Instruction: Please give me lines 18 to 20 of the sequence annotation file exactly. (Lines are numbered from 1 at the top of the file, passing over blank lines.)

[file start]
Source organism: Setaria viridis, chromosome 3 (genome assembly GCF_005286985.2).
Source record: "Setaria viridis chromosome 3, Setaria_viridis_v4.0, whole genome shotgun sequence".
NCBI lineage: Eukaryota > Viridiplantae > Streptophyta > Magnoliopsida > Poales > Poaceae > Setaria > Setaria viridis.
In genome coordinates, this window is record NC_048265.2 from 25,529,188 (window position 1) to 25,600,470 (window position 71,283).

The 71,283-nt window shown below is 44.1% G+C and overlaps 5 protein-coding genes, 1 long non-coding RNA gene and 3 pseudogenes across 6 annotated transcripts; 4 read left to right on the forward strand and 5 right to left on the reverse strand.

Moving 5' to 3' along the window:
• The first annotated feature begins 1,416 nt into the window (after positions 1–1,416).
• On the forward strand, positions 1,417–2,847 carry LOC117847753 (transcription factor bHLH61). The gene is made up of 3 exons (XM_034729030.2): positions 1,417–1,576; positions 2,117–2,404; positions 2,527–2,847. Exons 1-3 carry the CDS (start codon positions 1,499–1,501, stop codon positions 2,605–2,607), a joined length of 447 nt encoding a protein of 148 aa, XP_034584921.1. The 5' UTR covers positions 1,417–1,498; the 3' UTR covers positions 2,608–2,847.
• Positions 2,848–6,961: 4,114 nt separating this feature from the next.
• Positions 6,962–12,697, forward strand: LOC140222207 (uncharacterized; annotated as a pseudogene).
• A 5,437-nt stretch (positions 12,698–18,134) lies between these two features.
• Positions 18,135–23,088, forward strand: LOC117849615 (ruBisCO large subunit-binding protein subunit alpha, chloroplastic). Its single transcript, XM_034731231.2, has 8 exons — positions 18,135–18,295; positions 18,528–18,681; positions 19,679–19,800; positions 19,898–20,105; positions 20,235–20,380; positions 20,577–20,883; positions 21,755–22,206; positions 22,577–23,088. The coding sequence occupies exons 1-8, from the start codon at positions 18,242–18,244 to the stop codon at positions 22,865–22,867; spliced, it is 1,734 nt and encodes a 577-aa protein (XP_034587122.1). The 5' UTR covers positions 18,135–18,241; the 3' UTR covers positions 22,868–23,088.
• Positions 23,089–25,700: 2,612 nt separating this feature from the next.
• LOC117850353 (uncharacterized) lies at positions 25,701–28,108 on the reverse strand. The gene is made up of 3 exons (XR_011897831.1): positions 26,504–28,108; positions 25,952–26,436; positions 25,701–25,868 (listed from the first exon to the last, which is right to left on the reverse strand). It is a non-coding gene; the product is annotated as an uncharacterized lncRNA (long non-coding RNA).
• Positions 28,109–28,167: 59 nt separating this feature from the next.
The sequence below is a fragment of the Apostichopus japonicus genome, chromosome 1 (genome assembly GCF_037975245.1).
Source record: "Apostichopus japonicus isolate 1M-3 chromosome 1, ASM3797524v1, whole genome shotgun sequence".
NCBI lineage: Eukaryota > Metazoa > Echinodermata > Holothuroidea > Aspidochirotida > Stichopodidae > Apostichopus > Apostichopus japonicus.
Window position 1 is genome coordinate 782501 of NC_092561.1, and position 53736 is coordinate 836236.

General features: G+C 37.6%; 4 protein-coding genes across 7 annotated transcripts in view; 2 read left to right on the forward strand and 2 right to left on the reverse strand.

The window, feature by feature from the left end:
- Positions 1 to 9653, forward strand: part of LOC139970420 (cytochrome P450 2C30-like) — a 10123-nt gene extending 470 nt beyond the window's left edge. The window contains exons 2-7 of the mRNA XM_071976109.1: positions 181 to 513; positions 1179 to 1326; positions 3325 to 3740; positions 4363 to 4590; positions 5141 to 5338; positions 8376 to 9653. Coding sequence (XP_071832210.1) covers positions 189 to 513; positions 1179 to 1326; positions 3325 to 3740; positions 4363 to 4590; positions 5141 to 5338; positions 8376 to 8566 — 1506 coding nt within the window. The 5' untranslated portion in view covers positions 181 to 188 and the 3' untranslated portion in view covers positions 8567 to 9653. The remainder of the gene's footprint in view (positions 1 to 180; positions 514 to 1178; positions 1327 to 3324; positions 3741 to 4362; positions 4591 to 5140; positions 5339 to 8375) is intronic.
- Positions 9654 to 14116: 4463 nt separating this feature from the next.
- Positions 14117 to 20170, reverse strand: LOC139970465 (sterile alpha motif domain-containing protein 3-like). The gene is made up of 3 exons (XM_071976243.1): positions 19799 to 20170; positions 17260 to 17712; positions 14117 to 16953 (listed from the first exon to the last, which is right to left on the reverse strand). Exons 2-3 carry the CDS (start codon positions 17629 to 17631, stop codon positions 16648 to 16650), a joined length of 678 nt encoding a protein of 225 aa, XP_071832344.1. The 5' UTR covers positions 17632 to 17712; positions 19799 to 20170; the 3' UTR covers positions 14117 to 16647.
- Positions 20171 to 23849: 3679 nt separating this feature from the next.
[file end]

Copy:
NCBI lineage: Eukaryota > Metazoa > Echinodermata > Holothuroidea > Aspidochirotida > Stichopodidae > Apostichopus > Apostichopus japonicus.
Window position 1 is genome coordinate 782501 of NC_092561.1, and position 53736 is coordinate 836236.

General features: G+C 37.6%; 4 protein-coding genes across 7 annotated transcripts in view; 2 read left to right on the forward strand and 2 right to left on the reverse strand.